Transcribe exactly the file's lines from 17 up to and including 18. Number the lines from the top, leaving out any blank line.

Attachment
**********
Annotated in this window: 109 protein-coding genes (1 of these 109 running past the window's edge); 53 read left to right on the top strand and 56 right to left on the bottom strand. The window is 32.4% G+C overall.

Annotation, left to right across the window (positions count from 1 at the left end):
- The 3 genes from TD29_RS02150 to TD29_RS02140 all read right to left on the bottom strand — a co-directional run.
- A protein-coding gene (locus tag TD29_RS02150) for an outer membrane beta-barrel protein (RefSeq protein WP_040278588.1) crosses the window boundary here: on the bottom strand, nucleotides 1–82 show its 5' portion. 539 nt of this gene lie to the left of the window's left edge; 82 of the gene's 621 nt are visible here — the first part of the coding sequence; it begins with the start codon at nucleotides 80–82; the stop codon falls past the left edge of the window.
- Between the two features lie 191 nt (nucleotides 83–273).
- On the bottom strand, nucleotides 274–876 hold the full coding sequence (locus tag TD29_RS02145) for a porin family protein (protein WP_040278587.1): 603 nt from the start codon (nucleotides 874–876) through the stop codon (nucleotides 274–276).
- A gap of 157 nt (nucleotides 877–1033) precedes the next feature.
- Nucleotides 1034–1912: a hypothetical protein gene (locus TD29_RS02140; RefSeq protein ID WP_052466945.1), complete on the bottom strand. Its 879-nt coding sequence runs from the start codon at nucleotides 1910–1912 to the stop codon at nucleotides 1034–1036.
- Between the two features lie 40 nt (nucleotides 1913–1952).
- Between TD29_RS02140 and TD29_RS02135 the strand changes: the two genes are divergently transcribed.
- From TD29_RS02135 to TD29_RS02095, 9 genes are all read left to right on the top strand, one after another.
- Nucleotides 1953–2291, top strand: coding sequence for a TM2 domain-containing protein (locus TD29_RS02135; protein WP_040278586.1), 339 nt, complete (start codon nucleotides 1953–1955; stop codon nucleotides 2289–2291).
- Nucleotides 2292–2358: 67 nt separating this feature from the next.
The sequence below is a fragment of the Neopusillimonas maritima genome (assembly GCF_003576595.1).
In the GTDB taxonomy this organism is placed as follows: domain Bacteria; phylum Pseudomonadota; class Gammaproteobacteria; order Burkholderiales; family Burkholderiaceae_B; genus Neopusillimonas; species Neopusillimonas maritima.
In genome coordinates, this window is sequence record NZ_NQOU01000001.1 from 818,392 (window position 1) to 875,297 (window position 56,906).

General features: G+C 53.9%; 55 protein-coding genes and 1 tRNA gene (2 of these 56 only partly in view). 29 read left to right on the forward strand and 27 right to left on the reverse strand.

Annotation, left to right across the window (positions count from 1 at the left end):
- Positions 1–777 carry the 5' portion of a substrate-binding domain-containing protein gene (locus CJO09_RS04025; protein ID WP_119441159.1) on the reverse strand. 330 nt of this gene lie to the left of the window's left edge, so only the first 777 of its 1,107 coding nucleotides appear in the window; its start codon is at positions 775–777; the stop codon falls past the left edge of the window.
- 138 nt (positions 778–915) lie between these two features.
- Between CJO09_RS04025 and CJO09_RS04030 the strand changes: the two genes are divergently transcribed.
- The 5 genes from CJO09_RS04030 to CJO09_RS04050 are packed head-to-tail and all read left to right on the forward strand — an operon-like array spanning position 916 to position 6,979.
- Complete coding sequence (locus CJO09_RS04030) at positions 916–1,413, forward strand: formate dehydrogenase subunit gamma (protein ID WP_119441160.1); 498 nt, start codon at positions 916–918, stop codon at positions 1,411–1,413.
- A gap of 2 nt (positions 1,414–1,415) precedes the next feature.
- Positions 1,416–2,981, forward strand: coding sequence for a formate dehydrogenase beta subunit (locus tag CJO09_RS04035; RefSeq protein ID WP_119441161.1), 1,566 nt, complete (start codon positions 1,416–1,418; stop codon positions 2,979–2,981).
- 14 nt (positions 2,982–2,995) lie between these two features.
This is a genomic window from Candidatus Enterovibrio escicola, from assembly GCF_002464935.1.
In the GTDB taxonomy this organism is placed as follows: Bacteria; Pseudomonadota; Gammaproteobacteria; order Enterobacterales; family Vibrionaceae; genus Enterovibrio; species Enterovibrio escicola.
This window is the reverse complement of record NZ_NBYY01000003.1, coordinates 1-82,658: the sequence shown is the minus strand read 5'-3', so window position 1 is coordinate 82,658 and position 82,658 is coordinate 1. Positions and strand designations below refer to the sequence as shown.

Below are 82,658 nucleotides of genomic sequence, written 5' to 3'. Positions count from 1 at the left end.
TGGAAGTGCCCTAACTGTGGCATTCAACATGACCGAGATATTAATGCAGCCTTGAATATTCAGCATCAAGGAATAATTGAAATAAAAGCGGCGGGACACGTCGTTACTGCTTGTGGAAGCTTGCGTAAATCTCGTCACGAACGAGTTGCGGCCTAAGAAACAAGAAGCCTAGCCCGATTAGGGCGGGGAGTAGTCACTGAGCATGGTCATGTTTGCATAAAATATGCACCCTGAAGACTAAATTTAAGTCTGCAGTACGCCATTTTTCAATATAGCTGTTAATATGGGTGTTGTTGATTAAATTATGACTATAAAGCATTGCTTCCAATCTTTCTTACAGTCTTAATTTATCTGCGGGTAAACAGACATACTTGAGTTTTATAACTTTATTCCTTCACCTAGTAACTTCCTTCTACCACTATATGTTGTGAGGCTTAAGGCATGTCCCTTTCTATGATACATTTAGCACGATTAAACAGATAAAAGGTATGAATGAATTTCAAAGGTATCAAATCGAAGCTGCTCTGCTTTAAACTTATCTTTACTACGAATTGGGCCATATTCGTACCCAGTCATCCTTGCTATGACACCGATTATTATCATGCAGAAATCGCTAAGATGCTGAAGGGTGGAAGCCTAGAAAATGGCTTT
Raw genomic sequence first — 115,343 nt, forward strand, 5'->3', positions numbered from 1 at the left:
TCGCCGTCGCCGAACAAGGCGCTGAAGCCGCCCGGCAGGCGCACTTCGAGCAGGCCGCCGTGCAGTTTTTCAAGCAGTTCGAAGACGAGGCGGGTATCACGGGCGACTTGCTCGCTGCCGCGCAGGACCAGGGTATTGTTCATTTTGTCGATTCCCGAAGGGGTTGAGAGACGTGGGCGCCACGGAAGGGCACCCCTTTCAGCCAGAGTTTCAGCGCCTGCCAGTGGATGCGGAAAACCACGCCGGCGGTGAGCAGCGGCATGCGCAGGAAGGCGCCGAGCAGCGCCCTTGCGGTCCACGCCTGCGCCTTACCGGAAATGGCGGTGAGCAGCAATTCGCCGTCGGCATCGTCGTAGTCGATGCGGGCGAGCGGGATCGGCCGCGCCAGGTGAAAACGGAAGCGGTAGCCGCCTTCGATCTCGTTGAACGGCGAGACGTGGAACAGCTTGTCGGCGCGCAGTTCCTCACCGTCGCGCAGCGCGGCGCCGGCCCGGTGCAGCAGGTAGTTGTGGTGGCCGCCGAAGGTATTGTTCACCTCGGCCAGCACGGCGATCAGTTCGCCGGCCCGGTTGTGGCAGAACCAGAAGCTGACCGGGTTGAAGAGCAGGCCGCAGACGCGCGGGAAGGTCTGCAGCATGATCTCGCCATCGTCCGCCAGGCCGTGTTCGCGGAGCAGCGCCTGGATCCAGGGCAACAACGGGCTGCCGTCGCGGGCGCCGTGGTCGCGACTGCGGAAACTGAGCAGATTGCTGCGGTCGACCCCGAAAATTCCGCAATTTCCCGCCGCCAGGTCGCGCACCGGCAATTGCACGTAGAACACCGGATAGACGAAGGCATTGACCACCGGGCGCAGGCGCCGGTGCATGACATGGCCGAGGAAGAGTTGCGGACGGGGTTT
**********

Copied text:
General features: G+C 53.9%; 55 protein-coding genes and 1 tRNA gene (2 of these 56 only partly in view). 29 read left to right on the forward strand and 27 right to left on the reverse strand.

Annotation, left to right across the window (positions count from 1 at the left end):